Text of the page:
CYA at 95

ElGuito

Active member
Jun 21, 2008
32
Hello all, I did a search for high level CYA and nothing came up, if this has been discussed please re-direct me. Thanks.
Darn "convenient" measuring strips, they showed 0 or very low CYA, so I added the cyanuric acid. After reading here that those strips are no good, I got a real test kit and the reading is CYA 95, I also read that the only treatment is to drain and replace water or use "untreated" liquid chlorine for a while.
I am guessing that it does not work this way, but if my CYA level is higher than ideal, will my chlorine remain higher and last longer?
I just hate to see all that drained water wasted and also water it is a tad expensive in my city.

Thanks all.
 

svenpup

LifeTime Supporter
Nov 18, 2009
835
Sacramento, CA
CYA helps protect chlorine from the sun, so it can help it last longer. The minimum FC level that you should maintain is determined by CYA level (link to chart in my sig). With CYA 95 (100) you should never let your FC get below 7 and you should target 12. The disadvantage with high CYA is that it becomes difficult to shock if it is necessary. You can see in the chart that your shock level is 39. :shock:
 

JasonLion

TFP Expert
Platinum Supporter
LifeTime Supporter
May 7, 2007
37,880
Silver Spring, MD
I suggest you replace enough water to get the CYA level down to at least 80. The CYA test is inherently a little vague, and reads levels higher than 100 as if they were 100. You are close enough to that boundary that your level might actually be much higher than you think.

Very high CYA levels do mean that you use less chlorine, even though the FC needs to be higher. But high CYA levels can be very problematic if you ever get algae.
 
G

Guest

There is one other way of dealing with it, ElGuito, but it is not available in all areas. Where are you located? I may be able to refer someone for you to consider, if it is an option.
 

anonapersona

TFP Expert
LifeTime Supporter
Nov 5, 2008
2,598
ElGuito said:
Hello all, I did a search for high level CYA and nothing came up, if this has been discussed please re-direct me. Thanks.
Darn "convenient" measuring strips, they showed 0 or very low CYA, so I added the cyanuric acid. After reading here that those strips are no good, I got a real test kit and the reading is CYA 95, I also read that the only treatment is to drain and replace water or use "untreated" liquid chlorine for a while.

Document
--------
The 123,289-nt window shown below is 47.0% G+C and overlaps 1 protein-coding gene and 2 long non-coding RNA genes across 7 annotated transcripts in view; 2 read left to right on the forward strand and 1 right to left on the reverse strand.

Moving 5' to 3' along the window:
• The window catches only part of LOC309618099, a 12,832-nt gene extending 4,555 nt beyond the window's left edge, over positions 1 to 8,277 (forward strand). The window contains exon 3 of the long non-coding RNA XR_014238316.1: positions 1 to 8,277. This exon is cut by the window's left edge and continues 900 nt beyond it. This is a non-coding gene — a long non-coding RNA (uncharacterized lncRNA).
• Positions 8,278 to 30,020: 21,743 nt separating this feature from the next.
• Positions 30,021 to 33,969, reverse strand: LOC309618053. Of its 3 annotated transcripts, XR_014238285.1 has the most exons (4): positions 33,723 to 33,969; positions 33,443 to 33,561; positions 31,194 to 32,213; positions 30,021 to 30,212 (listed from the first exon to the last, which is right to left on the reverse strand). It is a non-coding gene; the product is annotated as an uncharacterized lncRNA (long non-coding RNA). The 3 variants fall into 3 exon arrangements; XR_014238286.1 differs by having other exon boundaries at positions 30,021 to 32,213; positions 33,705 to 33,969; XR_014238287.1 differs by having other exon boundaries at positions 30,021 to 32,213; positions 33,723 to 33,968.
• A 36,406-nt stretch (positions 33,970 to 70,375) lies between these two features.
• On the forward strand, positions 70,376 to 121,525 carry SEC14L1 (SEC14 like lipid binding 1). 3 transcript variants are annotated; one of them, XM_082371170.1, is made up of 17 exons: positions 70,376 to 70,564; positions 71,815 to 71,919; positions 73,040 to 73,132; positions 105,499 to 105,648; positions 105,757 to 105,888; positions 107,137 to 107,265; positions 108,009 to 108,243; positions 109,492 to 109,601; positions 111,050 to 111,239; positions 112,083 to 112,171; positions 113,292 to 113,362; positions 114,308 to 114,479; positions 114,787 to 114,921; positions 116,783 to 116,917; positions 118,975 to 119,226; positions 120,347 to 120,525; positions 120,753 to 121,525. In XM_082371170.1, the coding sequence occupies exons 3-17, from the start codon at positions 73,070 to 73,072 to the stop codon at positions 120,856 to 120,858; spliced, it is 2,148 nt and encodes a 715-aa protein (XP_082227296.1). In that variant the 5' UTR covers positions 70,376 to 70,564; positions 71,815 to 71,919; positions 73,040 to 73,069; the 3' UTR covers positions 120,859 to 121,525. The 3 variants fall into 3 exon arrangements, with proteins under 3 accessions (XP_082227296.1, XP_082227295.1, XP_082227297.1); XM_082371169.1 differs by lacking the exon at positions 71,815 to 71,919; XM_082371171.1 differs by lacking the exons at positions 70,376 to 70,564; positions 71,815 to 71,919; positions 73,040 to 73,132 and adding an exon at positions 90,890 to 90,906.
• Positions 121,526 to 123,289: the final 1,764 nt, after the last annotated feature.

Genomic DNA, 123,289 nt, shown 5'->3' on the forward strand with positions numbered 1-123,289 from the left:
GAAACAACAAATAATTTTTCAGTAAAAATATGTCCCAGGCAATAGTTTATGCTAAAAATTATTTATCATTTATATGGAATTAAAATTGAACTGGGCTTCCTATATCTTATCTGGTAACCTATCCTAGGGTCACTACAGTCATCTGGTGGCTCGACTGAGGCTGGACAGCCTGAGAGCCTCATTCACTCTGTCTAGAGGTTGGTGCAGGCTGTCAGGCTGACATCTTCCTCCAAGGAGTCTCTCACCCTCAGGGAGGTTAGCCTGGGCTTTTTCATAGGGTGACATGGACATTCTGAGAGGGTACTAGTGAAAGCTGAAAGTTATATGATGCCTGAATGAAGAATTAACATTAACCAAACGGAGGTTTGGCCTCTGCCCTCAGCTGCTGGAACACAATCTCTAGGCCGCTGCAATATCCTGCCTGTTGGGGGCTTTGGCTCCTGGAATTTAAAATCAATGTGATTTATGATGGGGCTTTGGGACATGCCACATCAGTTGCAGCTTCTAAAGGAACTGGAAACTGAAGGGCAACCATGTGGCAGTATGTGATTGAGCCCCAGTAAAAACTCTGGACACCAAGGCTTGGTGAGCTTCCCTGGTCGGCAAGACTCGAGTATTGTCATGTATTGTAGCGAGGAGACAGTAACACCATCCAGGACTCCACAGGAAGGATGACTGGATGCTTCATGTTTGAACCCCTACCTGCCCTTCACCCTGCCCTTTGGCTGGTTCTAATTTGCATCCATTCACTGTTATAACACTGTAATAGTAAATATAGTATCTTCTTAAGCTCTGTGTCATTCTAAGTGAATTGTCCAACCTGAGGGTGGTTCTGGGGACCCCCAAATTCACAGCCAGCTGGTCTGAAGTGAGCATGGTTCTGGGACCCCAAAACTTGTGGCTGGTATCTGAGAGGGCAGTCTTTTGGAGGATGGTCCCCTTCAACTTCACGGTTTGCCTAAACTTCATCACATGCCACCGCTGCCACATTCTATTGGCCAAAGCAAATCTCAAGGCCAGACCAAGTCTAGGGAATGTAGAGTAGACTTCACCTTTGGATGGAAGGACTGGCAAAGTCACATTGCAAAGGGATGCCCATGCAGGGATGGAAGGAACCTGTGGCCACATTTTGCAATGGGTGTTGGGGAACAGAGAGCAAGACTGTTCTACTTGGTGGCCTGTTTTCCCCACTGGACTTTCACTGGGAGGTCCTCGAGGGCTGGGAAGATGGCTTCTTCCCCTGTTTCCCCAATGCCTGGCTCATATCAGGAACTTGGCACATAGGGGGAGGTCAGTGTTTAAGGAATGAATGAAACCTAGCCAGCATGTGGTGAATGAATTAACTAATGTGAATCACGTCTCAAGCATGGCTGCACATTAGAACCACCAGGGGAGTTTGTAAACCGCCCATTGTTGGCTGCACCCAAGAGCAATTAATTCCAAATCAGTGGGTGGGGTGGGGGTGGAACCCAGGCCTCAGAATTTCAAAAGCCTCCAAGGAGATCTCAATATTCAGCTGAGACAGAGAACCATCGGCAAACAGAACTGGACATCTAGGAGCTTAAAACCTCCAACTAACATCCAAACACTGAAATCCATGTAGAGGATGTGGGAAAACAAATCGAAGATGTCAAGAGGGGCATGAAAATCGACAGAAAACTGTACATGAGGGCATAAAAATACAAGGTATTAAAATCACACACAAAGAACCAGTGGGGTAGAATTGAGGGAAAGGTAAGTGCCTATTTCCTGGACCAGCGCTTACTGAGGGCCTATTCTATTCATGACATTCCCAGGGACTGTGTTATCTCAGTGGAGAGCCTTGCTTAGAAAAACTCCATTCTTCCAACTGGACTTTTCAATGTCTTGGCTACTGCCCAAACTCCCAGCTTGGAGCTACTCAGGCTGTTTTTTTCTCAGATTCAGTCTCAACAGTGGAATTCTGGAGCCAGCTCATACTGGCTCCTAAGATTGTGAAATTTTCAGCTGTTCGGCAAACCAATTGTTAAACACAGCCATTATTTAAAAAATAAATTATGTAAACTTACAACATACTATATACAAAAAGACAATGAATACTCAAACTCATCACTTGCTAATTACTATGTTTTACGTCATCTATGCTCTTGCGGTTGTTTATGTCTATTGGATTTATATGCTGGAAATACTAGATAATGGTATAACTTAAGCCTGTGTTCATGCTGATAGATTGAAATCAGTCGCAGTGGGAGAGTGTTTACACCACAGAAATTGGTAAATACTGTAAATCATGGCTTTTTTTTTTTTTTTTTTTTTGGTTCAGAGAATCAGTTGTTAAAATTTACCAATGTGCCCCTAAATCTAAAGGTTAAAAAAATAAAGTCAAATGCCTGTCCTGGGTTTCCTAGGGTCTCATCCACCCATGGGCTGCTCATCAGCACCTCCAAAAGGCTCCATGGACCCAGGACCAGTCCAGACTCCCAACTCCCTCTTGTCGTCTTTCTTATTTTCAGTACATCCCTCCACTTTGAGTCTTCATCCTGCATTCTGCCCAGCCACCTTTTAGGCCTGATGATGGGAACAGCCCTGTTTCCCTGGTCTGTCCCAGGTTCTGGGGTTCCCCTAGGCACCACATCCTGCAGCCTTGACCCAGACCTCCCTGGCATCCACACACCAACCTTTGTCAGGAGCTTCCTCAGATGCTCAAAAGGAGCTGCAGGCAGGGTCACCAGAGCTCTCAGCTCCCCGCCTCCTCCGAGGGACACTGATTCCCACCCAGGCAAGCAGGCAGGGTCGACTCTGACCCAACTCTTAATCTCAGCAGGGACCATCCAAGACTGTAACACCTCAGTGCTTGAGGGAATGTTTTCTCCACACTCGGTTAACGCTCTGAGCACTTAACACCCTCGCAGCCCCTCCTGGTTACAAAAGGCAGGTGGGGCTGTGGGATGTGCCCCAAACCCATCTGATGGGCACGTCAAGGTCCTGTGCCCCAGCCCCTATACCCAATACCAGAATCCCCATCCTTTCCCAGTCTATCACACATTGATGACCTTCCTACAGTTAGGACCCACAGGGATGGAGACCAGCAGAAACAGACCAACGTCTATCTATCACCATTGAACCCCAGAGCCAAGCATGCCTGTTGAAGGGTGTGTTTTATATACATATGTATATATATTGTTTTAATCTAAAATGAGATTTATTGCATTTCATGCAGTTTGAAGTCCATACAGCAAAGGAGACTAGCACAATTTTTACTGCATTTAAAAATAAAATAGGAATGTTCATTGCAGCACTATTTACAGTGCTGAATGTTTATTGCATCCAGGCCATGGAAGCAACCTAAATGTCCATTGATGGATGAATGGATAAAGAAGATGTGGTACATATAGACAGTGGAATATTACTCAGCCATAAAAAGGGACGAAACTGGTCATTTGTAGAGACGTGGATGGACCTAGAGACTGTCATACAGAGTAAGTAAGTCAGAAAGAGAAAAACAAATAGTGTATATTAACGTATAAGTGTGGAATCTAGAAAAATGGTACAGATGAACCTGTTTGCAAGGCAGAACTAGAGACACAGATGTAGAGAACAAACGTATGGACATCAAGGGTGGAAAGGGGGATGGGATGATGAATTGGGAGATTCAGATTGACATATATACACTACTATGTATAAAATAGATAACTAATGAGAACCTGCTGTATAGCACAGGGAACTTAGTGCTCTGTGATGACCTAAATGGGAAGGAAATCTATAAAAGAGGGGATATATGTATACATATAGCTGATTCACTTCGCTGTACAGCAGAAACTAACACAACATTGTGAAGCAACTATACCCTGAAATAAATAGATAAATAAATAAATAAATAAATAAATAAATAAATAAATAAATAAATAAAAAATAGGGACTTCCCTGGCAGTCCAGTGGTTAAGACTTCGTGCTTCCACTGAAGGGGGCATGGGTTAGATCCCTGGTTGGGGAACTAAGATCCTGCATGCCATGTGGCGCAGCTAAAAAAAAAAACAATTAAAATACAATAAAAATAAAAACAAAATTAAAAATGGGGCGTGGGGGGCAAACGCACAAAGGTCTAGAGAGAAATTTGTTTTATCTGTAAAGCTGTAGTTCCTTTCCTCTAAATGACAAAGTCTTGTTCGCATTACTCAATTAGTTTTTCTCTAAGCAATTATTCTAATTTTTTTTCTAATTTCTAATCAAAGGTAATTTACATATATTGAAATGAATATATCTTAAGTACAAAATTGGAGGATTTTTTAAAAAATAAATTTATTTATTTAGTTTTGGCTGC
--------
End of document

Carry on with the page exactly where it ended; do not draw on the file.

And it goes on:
I am guessing that it does not work this way, but if my CYA level is higher than ideal, will my chlorine remain higher and last longer?
I just hate to see all that drained water wasted and also water it is a tad expensive in my city.

Thanks all.
We talk about high CYA so often that the search function probably could not deal with it!

Yeah, you will need to go to using bleach or "liquid shock" which is just stronger bleach for your chlorine for awhile. Depending on CH levels and the pool surface, you may be able to go to cal-hypo for chlorine. It can be economical if you get the huge buckets from Leslie's but not if you use the pre-measured 1 lb bags that cost 3 or 4 times as much.

CYA will drift downward over time. It will depend on whether you get enough rain to make the pool overflow or if there is enough splash out to lead to adding fresh water. Evaporation won't help as it leaves solids behind.

Probably drain and refill is still best, unless you are going to get a lot of rain over the winter. What is your location?
 

ElGuito

Active member
Jun 21, 2008
32
Thank You All for the prompt replies. I decided to drain and add new water. Some of the other threads mentioned draining until water level drops 1 foot, so I did it to 1 1/2 for good measure.
After refilling, the CYA test shows 65, yay!
I am in Orange County, Southern California so my only consideration was cost of water here, the city charges for the water consumption and the cost of pumping it up to us.

Thanks!
 

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